[FOM] Book on the history of logic?
ianellis at iupui.edu
Tue Feb 15 13:03:35 EST 2011
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Date: Tue, 15 Feb 2011 12:01:08 -0500
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> Dear FOMers,
> I'm planning to give a small course in the history of logic, with
> special focus on the 20th century. While I am planning to photocopy a
> selection of papers and hand out, it would be really useful to have a
> textbook as well. However, there seems to be very few modern
> textbooks in the history of logic. Kneale & Kneale, for instance,
> write fairly little on 20th century logic, and the other books I have
> found do it even less.
> So, does anyone here have any tips? Or, if not a book, at least some
> lengthier expositions in article form?
> Thanks in advance,
> Staffan Angere
> University of Lund
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The most relevant volumes of Gabbay & Woods' Handbook of the History of
vol. 5: Logic from Russell to Church
if you want to stay strictly within the 20th century, while parts of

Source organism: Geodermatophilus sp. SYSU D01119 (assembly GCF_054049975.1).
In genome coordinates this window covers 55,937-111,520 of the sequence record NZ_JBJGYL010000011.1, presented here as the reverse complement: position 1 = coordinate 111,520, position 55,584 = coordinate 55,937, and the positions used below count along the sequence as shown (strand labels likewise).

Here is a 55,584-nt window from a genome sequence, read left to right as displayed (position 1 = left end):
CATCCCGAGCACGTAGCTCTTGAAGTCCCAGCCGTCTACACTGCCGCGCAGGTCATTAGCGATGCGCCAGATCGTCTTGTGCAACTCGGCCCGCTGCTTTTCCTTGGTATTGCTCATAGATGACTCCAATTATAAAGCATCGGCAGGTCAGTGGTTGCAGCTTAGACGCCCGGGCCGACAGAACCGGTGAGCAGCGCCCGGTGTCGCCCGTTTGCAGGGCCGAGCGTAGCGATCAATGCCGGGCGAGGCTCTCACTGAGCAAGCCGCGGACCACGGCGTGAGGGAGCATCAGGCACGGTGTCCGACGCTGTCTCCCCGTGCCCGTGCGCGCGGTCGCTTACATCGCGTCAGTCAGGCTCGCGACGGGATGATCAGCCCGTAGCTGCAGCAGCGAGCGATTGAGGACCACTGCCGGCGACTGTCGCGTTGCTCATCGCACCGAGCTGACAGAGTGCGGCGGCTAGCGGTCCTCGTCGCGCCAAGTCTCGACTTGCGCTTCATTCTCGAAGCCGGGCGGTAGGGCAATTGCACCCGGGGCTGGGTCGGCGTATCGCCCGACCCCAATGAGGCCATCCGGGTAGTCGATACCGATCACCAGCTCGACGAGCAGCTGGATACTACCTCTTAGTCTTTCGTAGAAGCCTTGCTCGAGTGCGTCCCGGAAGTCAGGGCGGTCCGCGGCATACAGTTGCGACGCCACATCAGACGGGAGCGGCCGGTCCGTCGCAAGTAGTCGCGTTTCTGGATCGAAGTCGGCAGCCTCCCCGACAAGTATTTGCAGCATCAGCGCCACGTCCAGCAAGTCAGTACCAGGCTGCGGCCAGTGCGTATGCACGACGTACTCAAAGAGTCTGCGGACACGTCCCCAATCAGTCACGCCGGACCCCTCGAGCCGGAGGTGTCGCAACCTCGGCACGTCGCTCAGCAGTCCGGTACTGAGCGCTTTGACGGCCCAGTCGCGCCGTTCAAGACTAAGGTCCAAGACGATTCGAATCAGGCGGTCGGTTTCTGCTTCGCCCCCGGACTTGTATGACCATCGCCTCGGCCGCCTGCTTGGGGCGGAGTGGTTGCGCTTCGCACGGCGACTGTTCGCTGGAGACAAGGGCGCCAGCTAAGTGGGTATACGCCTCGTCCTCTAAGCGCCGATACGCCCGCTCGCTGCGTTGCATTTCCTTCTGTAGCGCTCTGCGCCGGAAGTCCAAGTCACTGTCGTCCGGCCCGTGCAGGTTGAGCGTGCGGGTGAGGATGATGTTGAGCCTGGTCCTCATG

other volumes (e..g. on non-classical logics go beyond the early 20th
For 19th century background, the Handbook has:
vol. 3: The Rise of Modern Logic from Leibniz to Frege
vol. 4: British Logic in the Nineteenth Century
The publisher of the Handbook is North-Holland, and the price per
volume would make the work prohibitive for most students.
A more manageable alternative, both from the financial standpoint and
length is Ivor Grattan-Guinness's The Search for Mathematical Roots,
1870-1940: Logics, Set Theories and the Foundations of Mathematics from
Cantor through Gödel,published by Princeton University Press (2000).
It's avaialble in paperback, but has the disadvantage of not going past
the 1930s. For readings, Jean van Heijenoort's From Frege to Gödel: A
Source Book of Mathematical Logic, 1879-1931 is still in print, and
available now in paperback, but it too does not venture far into the
20th century, and fails to give coverage to De Morgan, Boole, Perice,
Schröder, Tarski, et al.
The chronological coverage is much wider in Leila Haaparanta (ed.), The
Development of Modern Logic (Oxford U.P., 2000), which is oriented
towards philosophy rather than mathematics.
The motivation for W.D. Hart's The Evolution of Logic (Cambridge U.P.
2010) is to establish the relevance of mathematical logic for
You also, of course, do what I did for a series of lecture on history
of logic for philosophy graduate students at IUPUI, namely, prepare
written hand-outs or typescripts or postings on your website for
students of your lectures. If nothing else, that ensures that you cover
exactly the material that you want to cover and the time frame that you
want to cover, and at the depth that you want to cover the material.
Irving H. Anellis
Visiting Research Associate
Peirce Edition, Institute for American Thought
902 W. New York St.
Indiana University-Purdue University at Indianapolis
Indianapolis, IN 46202-5159
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